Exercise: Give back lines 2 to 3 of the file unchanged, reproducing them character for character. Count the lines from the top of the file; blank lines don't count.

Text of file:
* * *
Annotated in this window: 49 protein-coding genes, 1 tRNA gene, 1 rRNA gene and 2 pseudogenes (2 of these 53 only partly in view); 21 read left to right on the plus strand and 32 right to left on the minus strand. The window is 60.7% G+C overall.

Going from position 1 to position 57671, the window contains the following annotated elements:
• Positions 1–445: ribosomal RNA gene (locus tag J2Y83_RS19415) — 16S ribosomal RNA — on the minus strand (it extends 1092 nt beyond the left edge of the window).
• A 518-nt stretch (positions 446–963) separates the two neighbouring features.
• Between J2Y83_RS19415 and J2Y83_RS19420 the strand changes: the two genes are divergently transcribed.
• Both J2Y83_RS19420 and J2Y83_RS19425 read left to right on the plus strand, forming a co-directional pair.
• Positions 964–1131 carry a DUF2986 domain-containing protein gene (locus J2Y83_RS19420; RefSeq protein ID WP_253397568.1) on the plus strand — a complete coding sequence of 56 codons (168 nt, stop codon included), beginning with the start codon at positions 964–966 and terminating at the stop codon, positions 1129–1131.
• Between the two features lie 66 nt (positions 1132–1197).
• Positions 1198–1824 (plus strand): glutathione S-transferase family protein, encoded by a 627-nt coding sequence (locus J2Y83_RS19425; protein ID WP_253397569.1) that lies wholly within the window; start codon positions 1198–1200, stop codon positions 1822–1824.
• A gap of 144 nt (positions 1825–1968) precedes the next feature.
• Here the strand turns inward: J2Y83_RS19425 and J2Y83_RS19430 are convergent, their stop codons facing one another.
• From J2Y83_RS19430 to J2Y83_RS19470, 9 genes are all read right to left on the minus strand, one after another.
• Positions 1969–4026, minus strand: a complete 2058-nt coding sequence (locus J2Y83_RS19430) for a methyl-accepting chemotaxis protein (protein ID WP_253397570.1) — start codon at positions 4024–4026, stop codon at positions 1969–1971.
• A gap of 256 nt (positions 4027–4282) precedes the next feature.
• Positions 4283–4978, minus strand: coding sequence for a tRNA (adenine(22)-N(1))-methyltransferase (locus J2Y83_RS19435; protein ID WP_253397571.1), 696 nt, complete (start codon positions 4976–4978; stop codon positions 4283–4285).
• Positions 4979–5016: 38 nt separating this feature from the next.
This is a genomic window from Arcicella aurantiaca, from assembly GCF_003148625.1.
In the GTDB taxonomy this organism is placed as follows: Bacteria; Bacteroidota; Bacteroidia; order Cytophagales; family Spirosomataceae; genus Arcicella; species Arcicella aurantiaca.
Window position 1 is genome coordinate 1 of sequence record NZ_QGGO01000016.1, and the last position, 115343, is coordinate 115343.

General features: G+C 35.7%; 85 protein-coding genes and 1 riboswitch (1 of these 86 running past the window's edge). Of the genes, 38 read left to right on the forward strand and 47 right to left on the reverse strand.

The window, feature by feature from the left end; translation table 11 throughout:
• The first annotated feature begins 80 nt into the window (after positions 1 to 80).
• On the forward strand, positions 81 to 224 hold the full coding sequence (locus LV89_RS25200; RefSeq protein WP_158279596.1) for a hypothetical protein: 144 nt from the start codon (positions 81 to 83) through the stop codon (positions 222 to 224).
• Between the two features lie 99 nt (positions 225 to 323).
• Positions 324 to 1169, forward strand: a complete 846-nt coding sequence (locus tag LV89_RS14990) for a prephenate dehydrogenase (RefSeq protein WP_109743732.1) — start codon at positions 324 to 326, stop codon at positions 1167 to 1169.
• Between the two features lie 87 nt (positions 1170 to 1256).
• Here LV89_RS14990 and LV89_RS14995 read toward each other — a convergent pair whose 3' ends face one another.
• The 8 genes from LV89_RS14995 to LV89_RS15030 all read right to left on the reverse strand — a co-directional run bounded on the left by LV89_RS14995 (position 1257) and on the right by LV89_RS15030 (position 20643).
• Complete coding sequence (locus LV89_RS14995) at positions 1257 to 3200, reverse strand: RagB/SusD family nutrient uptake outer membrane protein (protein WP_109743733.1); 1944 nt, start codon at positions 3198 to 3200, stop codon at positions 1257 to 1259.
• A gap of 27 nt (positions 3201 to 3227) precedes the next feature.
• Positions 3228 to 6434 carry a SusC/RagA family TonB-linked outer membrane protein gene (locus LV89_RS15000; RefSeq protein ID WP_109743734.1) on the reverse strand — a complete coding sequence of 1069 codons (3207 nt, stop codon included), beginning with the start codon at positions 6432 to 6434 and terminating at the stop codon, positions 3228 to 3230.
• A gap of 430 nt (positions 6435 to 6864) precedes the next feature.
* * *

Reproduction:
Going from position 1 to position 57671, the window contains the following annotated elements:
• Positions 1–445: ribosomal RNA gene (locus tag J2Y83_RS19415) — 16S ribosomal RNA — on the minus strand (it extends 1092 nt beyond the left edge of the window).